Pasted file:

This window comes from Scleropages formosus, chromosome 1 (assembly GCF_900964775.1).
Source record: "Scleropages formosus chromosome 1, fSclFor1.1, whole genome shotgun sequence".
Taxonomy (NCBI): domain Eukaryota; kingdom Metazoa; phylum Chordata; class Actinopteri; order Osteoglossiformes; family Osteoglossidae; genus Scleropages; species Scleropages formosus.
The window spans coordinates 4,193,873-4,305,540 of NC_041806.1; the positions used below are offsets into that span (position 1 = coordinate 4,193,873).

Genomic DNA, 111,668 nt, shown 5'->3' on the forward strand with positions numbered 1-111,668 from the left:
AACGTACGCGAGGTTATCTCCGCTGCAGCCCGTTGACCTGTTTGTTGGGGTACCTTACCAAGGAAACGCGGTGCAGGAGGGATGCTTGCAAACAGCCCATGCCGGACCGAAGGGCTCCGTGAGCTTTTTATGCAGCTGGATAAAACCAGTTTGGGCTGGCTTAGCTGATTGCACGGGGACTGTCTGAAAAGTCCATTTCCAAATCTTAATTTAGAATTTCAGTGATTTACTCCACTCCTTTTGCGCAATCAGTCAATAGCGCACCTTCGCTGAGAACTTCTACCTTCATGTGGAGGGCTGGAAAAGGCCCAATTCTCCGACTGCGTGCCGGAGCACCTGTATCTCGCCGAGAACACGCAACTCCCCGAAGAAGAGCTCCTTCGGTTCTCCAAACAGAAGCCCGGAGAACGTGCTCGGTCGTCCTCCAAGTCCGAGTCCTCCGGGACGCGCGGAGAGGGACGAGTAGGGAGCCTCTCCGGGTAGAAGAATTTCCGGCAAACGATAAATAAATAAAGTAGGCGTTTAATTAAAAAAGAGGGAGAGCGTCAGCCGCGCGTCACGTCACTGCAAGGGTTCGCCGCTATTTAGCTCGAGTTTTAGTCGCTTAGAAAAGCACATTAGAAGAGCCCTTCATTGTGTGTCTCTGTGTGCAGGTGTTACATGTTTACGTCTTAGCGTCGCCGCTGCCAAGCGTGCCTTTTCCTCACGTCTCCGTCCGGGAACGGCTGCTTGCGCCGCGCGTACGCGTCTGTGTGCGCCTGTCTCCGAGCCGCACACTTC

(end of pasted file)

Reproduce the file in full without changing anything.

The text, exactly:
This window comes from Scleropages formosus, chromosome 1 (assembly GCF_900964775.1).
Source record: "Scleropages formosus chromosome 1, fSclFor1.1, whole genome shotgun sequence".
Taxonomy (NCBI): domain Eukaryota; kingdom Metazoa; phylum Chordata; class Actinopteri; order Osteoglossiformes; family Osteoglossidae; genus Scleropages; species Scleropages formosus.
The window spans coordinates 4,193,873-4,305,540 of NC_041806.1; the positions used below are offsets into that span (position 1 = coordinate 4,193,873).

Genomic DNA, 111,668 nt, shown 5'->3' on the forward strand with positions numbered 1-111,668 from the left:
AACGTACGCGAGGTTATCTCCGCTGCAGCCCGTTGACCTGTTTGTTGGGGTACCTTACCAAGGAAACGCGGTGCAGGAGGGATGCTTGCAAACAGCCCATGCCGGACCGAAGGGCTCCGTGAGCTTTTTATGCAGCTGGATAAAACCAGTTTGGGCTGGCTTAGCTGATTGCACGGGGACTGTCTGAAAAGTCCATTTCCAAATCTTAATTTAGAATTTCAGTGATTTACTCCACTCCTTTTGCGCAATCAGTCAATAGCGCACCTTCGCTGAGAACTTCTACCTTCATGTGGAGGGCTGGAAAAGGCCCAATTCTCCGACTGCGTGCCGGAGCACCTGTATCTCGCCGAGAACACGCAACTCCCCGAAGAAGAGCTCCTTCGGTTCTCCAAACAGAAGCCCGGAGAACGTGCTCGGTCGTCCTCCAAGTCCGAGTCCTCCGGGACGCGCGGAGAGGGACGAGTAGGGAGCCTCTCCGGGTAGAAGAATTTCCGGCAAACGATAAATAAATAAAGTAGGCGTTTAATTAAAAAAGAGGGAGAGCGTCAGCCGCGCGTCACGTCACTGCAAGGGTTCGCCGCTATTTAGCTCGAGTTTTAGTCGCTTAGAAAAGCACATTAGAAGAGCCCTTCATTGTGTGTCTCTGTGTGCAGGTGTTACATGTTTACGTCTTAGCGTCGCCGCTGCCAAGCGTGCCTTTTCCTCACGTCTCCGTCCGGGAACGGCTGCTTGCGCCGCGCGTACGCGTCTGTGTGCGCCTGTCTCCGAGCCGCACACTTC